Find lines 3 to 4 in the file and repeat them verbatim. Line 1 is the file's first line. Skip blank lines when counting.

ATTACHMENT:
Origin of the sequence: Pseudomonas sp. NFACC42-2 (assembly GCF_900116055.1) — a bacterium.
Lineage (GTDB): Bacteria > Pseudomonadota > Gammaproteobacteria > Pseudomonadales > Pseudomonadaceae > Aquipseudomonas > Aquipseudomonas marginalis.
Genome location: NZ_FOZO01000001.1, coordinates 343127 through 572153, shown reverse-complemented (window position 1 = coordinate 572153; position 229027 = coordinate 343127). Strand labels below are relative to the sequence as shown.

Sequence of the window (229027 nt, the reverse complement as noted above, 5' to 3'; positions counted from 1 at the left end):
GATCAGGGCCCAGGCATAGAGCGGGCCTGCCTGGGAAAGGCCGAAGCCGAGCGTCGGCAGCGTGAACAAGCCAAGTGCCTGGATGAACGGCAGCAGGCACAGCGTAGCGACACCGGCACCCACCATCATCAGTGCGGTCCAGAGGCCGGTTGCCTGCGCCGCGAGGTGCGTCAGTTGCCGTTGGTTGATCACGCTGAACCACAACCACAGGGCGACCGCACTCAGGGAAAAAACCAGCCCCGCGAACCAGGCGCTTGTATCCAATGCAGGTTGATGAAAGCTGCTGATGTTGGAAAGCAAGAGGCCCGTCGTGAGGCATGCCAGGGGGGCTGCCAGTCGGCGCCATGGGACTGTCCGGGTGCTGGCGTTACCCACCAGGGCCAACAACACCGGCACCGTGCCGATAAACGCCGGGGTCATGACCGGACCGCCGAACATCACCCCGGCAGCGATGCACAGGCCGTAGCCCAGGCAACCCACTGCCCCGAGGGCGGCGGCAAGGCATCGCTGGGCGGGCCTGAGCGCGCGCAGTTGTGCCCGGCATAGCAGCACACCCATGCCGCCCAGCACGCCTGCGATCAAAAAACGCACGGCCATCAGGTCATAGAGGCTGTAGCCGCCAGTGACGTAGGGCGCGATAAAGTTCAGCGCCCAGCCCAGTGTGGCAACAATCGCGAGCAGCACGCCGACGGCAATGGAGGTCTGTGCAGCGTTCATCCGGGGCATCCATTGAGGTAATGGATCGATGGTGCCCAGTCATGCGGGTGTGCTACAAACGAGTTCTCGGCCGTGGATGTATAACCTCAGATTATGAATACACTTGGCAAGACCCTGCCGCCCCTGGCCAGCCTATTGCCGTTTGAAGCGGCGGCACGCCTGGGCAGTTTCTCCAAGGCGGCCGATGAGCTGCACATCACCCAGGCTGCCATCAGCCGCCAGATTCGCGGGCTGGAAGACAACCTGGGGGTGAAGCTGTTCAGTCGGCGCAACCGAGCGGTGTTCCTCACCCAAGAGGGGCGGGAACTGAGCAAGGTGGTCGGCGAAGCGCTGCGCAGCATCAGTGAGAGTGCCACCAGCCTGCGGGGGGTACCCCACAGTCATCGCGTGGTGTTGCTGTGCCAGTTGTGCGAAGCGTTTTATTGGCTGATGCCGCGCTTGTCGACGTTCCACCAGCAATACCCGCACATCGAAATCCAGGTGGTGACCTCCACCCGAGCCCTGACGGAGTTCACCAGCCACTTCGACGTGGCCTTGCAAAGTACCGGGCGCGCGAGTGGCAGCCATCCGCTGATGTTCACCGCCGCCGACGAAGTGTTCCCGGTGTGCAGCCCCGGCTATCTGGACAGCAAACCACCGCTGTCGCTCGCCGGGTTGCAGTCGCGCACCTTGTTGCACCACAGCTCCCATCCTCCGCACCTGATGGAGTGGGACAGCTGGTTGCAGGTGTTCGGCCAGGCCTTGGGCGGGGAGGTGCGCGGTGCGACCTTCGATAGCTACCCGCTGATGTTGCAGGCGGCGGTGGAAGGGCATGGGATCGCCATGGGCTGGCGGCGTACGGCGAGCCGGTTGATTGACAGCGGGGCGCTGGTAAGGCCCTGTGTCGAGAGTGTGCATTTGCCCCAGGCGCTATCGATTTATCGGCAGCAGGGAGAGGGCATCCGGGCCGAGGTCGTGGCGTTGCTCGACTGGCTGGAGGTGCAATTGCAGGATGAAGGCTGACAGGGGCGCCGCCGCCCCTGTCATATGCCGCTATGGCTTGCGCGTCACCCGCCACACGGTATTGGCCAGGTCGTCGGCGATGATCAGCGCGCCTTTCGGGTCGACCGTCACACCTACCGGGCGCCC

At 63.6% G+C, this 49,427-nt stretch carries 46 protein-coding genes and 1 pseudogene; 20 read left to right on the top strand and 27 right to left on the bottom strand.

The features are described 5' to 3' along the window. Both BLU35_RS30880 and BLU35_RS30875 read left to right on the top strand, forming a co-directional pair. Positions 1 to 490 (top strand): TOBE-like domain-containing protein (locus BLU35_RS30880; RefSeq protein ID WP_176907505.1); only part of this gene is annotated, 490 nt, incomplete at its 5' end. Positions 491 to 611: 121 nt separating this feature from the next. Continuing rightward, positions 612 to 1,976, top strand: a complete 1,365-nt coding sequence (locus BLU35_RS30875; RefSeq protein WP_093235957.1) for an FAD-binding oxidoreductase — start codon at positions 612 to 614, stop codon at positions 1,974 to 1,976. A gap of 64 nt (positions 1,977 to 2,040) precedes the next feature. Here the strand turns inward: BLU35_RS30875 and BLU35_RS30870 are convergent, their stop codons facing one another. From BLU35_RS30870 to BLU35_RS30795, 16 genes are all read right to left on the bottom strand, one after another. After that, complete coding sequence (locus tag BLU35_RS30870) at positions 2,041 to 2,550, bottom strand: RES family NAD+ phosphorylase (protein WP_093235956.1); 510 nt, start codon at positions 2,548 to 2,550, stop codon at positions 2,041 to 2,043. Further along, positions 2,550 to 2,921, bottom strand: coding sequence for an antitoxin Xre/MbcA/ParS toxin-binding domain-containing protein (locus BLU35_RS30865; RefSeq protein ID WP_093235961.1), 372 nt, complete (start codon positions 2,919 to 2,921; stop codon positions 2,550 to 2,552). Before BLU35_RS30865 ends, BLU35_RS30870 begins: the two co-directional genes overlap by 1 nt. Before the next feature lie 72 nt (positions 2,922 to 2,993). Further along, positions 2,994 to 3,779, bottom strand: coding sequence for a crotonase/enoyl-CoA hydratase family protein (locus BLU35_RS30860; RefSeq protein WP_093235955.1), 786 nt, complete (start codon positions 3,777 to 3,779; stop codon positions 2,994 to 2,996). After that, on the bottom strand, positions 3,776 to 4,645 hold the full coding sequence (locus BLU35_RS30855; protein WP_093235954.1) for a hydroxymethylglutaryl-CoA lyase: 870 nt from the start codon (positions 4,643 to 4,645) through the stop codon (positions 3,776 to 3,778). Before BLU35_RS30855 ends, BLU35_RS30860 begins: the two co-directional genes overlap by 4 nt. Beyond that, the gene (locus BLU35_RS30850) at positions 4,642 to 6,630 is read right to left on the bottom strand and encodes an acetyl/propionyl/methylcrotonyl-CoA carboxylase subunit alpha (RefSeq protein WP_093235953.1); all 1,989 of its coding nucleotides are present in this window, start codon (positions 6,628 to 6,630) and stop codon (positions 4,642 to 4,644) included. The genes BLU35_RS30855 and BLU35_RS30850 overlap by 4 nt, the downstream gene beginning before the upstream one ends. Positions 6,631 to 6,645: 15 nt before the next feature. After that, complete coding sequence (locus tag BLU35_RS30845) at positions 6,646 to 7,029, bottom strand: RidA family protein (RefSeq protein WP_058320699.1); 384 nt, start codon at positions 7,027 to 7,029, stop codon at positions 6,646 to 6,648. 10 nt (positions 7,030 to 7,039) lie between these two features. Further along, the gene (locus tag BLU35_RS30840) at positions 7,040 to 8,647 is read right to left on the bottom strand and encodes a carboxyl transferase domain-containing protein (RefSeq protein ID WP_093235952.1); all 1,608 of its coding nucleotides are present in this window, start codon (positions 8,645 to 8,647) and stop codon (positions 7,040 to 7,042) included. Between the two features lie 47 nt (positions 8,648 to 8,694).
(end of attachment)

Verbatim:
Genome location: NZ_FOZO01000001.1, coordinates 343127 through 572153, shown reverse-complemented (window position 1 = coordinate 572153; position 229027 = coordinate 343127). Strand labels below are relative to the sequence as shown.

Sequence of the window (229027 nt, the reverse complement as noted above, 5' to 3'; positions counted from 1 at the left end):